5,000 Miles from Familiarity, Adventurer Discovers His Art
Like any skilled pathfinder, Anchorage-based photographer Nathaniel Wilder is adept at making forward progress — even while being interviewed. “I just got back from shooting a Merrell (footwear) campaign in Mongolia, so you’ll have to forgive me for being a little jetlagged today,” he said with a smile as he dashed across downtown Anchorage, his giggling 8-month-old daughter, Bingitt, strapped to his chest.
Born with a wanderer’s soul, Wilder has defined his own path. As a teen, he found himself kicked out of two schools in Anchorage for truancy before he was sent to a Colorado private school. Upon graduation, Wilder continued his unconventional path and worked odd jobs to afford travel to exotic locations.
“I lived out of my backpack on the first trip I took. I hitchhiked all over southern Mexico and sold jewelry on the side of the street for money. I slept on rooftops, in gardens, and even trees,” Wilder, now 40, said. The experience only fueled his desire to see more of the world. Returning to Anchorage only until he could afford to leave again, Wilder took himself on a journey around the world. His parents worried he had become complacent. When he was 24, they urged him to consider college. After what Wilder explained as a “come-to-Jesus revelation on a night-train in Belgium,” he offered his parents a compromise: Travel to Barcelona to study Spanish. There, 5,000 miles from familiarity, he discovered his passion.
“Before I went to Barcelona my parents had given me an old SLR camera. I did some shooting on film while I was there and when I had them developed, I thought ‘Well, hey, some of these aren’t that bad.’ But I knew I needed to know more about the technical aspects of picture making,” Wilder said.
Lacking proficiency in Spanish, Wilder combed the city for the only English bookstore and poured over photobooks. Focused on the technical aspects of the camera and the relationship between aperture and shutter speed, Wilder walked the streets of Barrio Gotico snapping shots of the neighborhood’s inhabitants. Empowered by his new love of photography, Wilder pushed his way to the front of lines at events to get closer to the action. One day his persistence paid off as he captured a stunning image at a local carnival.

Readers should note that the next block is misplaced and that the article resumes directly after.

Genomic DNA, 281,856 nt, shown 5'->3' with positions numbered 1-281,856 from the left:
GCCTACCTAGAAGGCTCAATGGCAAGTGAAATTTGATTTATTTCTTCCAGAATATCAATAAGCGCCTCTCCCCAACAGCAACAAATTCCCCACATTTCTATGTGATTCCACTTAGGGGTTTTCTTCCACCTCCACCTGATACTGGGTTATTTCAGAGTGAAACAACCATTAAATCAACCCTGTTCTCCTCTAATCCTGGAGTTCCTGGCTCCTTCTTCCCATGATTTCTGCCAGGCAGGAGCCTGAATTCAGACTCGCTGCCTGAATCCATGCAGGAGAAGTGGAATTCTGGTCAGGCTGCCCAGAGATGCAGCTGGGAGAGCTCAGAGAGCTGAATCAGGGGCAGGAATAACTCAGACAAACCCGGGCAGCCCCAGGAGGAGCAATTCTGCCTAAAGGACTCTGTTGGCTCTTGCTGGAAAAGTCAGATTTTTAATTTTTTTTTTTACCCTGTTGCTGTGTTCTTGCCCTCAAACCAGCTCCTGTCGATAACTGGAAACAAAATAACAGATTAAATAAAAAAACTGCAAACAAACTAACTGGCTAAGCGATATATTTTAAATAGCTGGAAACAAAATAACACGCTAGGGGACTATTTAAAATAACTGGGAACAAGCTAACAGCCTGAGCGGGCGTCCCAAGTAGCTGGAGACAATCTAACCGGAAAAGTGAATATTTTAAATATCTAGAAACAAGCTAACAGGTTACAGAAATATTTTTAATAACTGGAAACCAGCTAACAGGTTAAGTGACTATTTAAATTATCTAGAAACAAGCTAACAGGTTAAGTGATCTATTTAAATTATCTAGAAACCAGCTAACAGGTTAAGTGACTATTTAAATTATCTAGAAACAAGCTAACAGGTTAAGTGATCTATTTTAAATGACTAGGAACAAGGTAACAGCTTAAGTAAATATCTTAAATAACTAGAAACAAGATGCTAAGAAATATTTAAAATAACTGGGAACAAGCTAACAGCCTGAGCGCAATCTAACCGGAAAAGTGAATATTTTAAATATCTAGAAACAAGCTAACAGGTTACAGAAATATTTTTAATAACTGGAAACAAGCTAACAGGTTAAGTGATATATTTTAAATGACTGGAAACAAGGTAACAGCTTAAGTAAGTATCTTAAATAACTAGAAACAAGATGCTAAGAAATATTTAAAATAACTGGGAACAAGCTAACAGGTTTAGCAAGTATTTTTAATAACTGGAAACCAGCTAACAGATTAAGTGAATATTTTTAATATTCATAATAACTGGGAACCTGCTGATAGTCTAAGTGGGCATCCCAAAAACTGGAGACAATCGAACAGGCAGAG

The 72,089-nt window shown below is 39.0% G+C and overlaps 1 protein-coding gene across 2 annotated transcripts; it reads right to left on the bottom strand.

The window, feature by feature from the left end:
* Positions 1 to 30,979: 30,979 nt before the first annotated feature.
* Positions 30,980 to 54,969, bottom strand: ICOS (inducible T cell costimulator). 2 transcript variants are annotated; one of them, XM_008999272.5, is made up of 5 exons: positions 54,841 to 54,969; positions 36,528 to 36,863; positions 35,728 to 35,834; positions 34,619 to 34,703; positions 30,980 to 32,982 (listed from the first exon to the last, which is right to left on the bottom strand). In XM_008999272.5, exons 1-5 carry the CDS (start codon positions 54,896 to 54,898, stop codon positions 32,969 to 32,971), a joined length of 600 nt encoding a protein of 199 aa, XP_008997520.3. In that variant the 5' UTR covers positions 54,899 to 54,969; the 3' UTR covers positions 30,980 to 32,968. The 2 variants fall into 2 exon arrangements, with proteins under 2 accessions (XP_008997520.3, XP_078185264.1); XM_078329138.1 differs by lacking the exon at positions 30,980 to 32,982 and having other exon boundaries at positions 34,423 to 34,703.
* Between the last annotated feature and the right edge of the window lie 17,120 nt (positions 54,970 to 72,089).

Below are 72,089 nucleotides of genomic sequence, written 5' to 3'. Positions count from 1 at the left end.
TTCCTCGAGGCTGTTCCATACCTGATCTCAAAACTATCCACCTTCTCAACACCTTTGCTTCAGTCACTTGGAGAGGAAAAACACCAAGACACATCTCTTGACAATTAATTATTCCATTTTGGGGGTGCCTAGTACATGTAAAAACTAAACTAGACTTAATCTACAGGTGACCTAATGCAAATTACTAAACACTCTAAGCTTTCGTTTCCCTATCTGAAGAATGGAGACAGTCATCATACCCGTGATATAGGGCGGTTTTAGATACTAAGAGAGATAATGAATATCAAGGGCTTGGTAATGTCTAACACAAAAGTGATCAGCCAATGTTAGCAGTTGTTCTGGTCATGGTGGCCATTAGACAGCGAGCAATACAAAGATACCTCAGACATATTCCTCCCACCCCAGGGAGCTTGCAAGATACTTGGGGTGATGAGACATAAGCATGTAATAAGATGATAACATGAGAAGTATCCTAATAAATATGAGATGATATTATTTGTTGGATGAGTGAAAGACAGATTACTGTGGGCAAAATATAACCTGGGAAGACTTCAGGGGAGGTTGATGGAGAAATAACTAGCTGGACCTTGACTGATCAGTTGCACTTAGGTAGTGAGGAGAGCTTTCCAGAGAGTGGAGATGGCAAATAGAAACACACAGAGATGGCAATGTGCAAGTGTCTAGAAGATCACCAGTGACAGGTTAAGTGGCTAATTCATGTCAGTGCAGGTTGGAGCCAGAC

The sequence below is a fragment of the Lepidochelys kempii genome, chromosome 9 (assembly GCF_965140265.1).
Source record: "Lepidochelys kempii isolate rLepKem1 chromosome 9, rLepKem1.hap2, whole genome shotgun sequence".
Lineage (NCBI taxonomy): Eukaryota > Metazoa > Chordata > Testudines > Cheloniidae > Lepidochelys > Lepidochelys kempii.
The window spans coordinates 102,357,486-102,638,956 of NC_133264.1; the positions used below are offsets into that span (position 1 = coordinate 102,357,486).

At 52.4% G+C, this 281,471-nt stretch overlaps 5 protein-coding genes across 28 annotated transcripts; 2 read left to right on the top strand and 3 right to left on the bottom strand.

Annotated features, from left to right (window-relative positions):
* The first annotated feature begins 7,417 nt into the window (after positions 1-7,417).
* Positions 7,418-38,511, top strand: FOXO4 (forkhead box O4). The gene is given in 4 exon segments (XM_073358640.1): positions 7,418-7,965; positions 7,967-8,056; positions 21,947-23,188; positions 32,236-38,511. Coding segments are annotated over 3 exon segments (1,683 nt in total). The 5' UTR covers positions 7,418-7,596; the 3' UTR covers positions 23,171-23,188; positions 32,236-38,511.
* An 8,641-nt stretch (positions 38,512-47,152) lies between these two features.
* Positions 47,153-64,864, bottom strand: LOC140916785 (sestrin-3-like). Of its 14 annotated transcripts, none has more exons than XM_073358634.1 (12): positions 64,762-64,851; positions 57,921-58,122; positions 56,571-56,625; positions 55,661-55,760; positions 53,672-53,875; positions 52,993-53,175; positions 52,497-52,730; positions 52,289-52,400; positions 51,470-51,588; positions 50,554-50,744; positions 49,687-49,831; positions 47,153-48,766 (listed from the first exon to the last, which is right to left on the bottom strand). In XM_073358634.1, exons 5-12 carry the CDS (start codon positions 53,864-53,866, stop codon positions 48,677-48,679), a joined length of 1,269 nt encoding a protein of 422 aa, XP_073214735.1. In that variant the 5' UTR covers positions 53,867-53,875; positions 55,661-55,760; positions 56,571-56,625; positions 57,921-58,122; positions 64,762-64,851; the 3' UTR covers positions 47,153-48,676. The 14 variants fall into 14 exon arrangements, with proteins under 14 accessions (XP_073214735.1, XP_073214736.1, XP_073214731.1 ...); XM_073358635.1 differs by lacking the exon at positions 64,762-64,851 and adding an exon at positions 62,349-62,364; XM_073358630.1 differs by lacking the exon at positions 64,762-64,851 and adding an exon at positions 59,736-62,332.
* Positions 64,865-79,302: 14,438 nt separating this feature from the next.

“I remember my favorite shot was taken with a wide-angle — I think it was with a 24mm lens or at least that’s what it feels like in my head. This girl was super dressed up and there was beautiful kind of soft glowing light around her as she threw a bunch of confetti right at the camera,” Wilder said. That moment represents what drew him into photography. “What I was really realizing and excited about was the idea that access is everything and I wanted to be up close where things were happening.”
When his four months in Barcelona ended, Wilder returned home with a renewed sense of determination. He enrolled in a beginning photography class at the University of Alaska Anchorage with long-time professor, Deb Tharp. He transferred to a small liberal arts college in Illinois, then studied at the now-defunct Brooks Institute of Photography in Southern California. Wilder stayed at the Brooks Institute for a few semesters before deciding the tuition was too high to continue.
“None of my credits transferred and I really just wanted to finish college so I could try to make it as a photographer, so I headed back to Illinois, finished my degree, and returned back to Anchorage.” He worked as a wedding photographer for the next few years. Although Wilder enjoyed photographing weddings, he found that brides were increasingly requesting more portrait work, and while he could stage portraits reasonably well, he wasn’t happy doing it. The work was becoming a paycheck rather than a calling.
Longing for authenticity and new challenges, Wilder started taking trips around Alaska and photographed what he saw. Eventually, he developed a sort of editorial portfolio of Alaska. International brands took notice, and within a few years he was shooting for Outside magazine, Al Jazeera America, Sports Illustrated and Merrell footwear. Yet something was missing. Wanting to return to long-term passion projects, he applied for a Rasmuson Foundation Individual Artist Award in 2017 to help fund a project about the effects of climate change on traditional whaling in Point Hope.
He started with a photographic workshop in Colorado “specifically aimed at developing large, long-term photographic projects.” He wanted his work in Point Hope to extend over years.
Wilder’s project has a natural arc dotted by a short frenzy of whaling activity each spring, followed by months of downtime. He can slowly develop his artistic approach to the subject.
“I want to be able to photograph authentically and not as an outsider, so I need to take some time to peel back the layers of the project. Right now, I am taking a brief pause and looking over the images I have made. I am waiting to see where the project is going to take me next.”